Published Oct 4, 2000
I work with a lot of potential organ donor patients. I have been very surprised at the number of people who refuse to donate their loved one's organs. They usually say they are afraid of "experimentation", and some have some very strong religious convictions, which I wholeheartedly respect. We don't handle the organ donation part- COPA (or CDS) does that, so I only hear what they tell the COPA folks- donation discussionw ith me are only done after the decision has been made to go ahead. If they don't want to- I say nothing and take care oftheir family member in the same way as before.
A nurse friend of mine in Austria tells me that in Austria Everyone is considered an Organ Donor unless they sign a card saying- No, I don't want to be a donor. They have a much shorter waiting list, and not such a shortage of Organs. Of course, Austria is also a small country (size) compared tot he U.S. I don't think our Organ policies will ever change that drastically, but I am curious about what everyone thinks of the Austrian policy- Is it fair? and also, how many of us are organ donors? (I am)
I'm an organ donor as well as being on the bone marrow list and 3+gallons blood to the Red Cross. As most nurses know it is important that your next of kin know you want to be a donor also.
The Austrian system seems fair to me as long as the people know this.
I have cared for many Jehovah's Witness patients receiving bloodless surgery. They and their families have all (so far) been wonderful people. I however wish more organs were available.
In Washington state it is mandatory for us to ask each patient's family about organ donation. Even if they do not qualify for organ donation; skin,eye or bone may be harvested. It has increased the number of potential donors and has made us more experienced at asking. I think this is a good idea, as so many people are waiting....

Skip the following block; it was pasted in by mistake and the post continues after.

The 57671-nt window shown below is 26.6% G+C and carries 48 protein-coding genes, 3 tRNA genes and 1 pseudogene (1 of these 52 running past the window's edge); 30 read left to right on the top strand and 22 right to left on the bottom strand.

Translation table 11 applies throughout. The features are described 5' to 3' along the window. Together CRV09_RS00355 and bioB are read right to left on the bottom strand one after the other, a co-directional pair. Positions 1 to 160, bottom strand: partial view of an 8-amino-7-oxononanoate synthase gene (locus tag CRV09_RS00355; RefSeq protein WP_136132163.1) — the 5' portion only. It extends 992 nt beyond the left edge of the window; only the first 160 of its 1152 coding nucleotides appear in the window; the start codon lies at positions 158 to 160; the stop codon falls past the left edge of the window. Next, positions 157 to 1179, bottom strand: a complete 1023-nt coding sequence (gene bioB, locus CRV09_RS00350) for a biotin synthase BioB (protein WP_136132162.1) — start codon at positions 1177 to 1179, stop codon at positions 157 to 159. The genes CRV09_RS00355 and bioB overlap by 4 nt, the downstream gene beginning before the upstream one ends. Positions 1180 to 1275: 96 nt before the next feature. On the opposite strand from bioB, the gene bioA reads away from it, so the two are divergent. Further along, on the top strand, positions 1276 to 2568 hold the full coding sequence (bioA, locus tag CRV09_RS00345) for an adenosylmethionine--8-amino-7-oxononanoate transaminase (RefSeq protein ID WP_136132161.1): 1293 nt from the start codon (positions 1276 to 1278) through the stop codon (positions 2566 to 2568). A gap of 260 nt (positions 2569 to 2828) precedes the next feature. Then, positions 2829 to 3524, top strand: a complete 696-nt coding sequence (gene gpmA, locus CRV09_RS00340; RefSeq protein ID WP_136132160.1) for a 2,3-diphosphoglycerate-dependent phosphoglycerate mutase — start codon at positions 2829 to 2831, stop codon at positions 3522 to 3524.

To the above poster.
We do exactly the same thing but we have a state agency staffed by RN's that do the asking. this is because several years back several families complained that they felt their family member would not get good care if they did not want to donate organs etc. I agree. Every potential donor's family should be approached. Donation has actually changed so many families view about he unfortunate passing of their loved one.
I work in Oregon and we have the same mandatory request policy as Washington ( belive this is a policy of Pacific Northwest Transplant Bank, our transplant facilitators for OR, WA, ID & AK). The facility I work at has a 100% compliance rate and has for the last 1.5 yrs since this policy went into effect. However, we have only had 5 multiple-organ donor patients in that same time frame. I feel that this is due to overly strict "death" criteria by our transplant bank. We have had many patients whose family members wished them to be donors but due to questionable "death" criteria ( a trace of brainstem activity w/o any voluntary responses) the patients were refused, only to be extubated and immediate death ensued. I realize that some religions "portray" a lack of belief in organ donation, but if your research the subject, very few really do. Most families I have made the request of ( we go thru specialized training to be a requester) have been openly receptive to the subject and feel that it is a possible positive outcome to a very negative situation. Don't ever deny a family to make the choice for themselves, they can always surprise you and you may be taking away not only a right, but chance for them to help someone else as well.
Dawn RN, ICU
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